The North Carolina–NC State football rivalry is an American college football rivalry between the North Carolina Tar Heels football team of the University of North Carolina at Chapel Hill and NC State Wolfpack football team of North Carolina State University. Both universities are members of the Atlantic Coast Conference (ACC) and are permanent cross-division opponents. North Carolina leads the all-time series 68–36–6, though the rivalry has been very competitive in the ACC era. North Carolina won the most recent contest, 48–21, on October 26, 2020. The Wolfpack has won four of the last seven, and nine of the last fourteen games between the schools. It is annually anticipated as the biggest college football game in the state of North Carolina.

2013 North Carolina Tar Heels football team American college football season

The 2013 North Carolina Tar Heels football team represented the University of North Carolina at Chapel Hill in the 2013 NCAA Division I FBS football season. The team was led by second-year head coach Larry Fedora and played their home games at Kenan Memorial Stadium. The Tar Heels competed as a member of the Atlantic Coast Conference in the Coastal Division. They finished the season 7–6, 4–4 in ACC play to finish in fifth place in the Coastal Division. They were invited to the Belk Bowl where they defeated Cincinnati.

1923–24 North Carolina Tar Heels mens basketball team American college basketball season

The 1923–24 North Carolina Tar Heels men's basketball team was the fourteenth varsity college basketball team to represent the University of North Carolina as a part of the Southern Conference for the NCAA season. The head coach was Norman Shepard, coaching in his first and only season with the Tar Heels. Their fast play and defense earned them the nickname the "White Phantoms", use as an alternative nickname for the Tar Heels into the 1940s.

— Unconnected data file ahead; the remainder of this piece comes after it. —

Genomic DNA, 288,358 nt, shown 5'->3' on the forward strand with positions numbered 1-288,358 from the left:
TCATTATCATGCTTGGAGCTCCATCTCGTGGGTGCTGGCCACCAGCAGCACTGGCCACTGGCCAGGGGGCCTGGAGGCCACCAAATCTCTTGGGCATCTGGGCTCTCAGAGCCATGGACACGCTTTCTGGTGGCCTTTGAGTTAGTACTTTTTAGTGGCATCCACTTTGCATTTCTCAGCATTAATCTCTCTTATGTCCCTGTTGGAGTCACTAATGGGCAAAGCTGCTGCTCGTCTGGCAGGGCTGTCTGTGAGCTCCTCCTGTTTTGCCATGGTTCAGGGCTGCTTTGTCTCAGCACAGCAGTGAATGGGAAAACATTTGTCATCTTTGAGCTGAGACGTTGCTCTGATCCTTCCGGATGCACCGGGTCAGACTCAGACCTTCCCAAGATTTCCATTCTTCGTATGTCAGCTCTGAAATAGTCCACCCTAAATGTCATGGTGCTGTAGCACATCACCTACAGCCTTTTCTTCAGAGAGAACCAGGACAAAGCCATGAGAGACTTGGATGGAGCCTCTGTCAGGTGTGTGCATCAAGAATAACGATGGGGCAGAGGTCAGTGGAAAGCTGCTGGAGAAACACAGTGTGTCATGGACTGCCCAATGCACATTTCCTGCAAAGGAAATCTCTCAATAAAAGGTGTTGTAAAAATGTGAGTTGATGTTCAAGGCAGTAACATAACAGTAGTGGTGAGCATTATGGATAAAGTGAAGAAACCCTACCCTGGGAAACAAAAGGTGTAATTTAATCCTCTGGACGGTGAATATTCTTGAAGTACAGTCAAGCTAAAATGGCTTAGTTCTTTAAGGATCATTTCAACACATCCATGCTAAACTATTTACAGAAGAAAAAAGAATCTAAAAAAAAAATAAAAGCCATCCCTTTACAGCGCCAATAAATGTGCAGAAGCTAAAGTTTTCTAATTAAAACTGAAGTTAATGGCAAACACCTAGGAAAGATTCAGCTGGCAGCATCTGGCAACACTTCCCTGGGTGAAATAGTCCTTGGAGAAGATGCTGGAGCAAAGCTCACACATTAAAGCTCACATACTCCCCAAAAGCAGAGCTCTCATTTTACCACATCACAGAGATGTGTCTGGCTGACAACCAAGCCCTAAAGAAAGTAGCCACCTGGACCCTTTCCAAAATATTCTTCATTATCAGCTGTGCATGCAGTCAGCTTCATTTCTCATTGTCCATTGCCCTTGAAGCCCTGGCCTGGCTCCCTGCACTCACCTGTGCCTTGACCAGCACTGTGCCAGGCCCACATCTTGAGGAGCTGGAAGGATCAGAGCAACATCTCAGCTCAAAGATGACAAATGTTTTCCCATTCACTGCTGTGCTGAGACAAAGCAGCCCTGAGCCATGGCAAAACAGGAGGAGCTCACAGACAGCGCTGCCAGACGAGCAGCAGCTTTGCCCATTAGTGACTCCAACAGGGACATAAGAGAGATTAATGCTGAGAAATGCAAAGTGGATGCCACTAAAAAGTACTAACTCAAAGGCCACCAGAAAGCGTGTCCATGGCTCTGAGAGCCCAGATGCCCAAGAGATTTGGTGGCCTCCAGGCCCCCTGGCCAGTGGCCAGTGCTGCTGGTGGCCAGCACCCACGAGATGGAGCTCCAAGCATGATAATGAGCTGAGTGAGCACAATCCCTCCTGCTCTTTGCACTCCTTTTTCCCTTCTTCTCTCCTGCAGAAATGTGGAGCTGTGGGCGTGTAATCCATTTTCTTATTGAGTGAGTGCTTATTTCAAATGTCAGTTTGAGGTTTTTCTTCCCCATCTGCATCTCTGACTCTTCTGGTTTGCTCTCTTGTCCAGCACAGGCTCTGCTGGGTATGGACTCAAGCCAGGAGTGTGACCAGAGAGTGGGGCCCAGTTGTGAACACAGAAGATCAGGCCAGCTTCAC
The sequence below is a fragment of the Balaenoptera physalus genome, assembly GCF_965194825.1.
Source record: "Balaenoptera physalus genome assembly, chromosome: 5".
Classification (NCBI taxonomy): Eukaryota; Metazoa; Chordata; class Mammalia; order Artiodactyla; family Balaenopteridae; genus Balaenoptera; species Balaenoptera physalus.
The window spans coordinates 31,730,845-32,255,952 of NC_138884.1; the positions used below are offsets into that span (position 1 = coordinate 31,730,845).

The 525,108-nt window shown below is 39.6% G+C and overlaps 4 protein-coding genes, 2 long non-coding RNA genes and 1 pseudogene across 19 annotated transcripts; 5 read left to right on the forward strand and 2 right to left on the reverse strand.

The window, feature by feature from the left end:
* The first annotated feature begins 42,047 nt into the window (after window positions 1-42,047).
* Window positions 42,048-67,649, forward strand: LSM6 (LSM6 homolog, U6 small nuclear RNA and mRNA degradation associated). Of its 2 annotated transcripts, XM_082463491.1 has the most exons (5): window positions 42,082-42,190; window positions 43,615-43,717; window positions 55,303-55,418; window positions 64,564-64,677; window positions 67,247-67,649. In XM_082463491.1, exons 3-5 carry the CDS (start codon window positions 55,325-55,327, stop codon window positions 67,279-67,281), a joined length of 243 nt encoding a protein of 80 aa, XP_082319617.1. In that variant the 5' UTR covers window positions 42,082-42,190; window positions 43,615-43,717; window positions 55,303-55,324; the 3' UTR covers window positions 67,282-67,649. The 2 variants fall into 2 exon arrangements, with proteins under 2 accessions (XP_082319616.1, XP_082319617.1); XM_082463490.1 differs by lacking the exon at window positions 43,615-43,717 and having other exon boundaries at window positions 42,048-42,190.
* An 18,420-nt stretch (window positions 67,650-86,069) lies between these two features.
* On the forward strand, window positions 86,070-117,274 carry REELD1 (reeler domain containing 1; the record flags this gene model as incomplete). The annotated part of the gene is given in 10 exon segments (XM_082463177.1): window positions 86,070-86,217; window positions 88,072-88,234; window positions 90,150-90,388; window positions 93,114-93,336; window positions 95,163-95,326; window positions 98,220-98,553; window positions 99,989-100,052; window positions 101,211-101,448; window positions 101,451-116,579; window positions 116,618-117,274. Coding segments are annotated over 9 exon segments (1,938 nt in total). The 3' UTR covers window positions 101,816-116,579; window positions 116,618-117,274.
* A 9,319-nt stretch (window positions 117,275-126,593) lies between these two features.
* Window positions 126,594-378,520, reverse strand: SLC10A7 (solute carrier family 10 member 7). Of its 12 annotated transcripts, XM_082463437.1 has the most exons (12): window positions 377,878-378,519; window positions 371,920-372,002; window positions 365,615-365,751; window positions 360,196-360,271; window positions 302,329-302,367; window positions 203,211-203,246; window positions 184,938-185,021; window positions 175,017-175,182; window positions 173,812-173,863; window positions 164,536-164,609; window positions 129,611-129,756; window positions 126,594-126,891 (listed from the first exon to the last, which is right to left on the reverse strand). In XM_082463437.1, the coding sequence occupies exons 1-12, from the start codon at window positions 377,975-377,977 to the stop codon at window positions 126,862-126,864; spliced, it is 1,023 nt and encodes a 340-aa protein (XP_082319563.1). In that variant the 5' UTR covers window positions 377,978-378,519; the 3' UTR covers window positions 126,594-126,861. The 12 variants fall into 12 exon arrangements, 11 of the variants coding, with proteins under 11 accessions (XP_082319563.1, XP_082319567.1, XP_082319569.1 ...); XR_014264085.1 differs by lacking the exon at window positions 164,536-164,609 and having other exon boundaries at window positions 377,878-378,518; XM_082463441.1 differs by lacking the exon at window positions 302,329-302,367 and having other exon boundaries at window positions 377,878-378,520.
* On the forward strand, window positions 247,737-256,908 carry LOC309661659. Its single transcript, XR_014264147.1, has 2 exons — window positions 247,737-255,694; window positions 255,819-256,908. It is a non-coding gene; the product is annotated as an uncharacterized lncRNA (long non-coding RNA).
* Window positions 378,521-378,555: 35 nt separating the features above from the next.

The 1925 North Carolina Tar Heels football team was an American football team that represented the University of North Carolina as a member of the Southern Conference during the 1925 season. North Carolina compiled a 7–1–1 record (4–0–1 against conference opponents, finished third in the conference, shut out six of nine opponents, and outscored all opponents by a total of 123 to 20. The team played its home games at Emerson Field in Chapel Hill, North Carolina.

The 1977 North Carolina Tar Heels football team represented the North Carolina Tar Heels of University of North Carolina at Chapel Hill during the 1977 NCAA Division I football season.

The 1972 North Carolina Tar Heels football team represented the North Carolina Tar Heels of University of North Carolina at Chapel Hill during the 1972 NCAA University Division football season. The team won its second consecutive Atlantic Coast Conference (ACC) championship, going 6–0 in conference play, and played in the 1972 Sun Bowl, defeating Texas Tech by a score of 32–28. The Tar Heels ended the year ranked 12th in the AP Poll with an 11–1 record—the lone loss coming at Ohio State in their fourth game. This was the first of only four seasons where North Carolina was able to win 11 games.

The 1971 North Carolina Tar Heels football team represented the North Carolina Tar Heels of University of North Carolina at Chapel Hill during the 1971 NCAA University Division football season. The Tar Heels were led by fifth-year head coach Bill Dooley and played their home games at Kenan Memorial Stadium. North Carolina won the Atlantic Coast Conference with a perfect conference record of 6–0. They were invited to the 1971 Gator Bowl, where they lost to Georgia.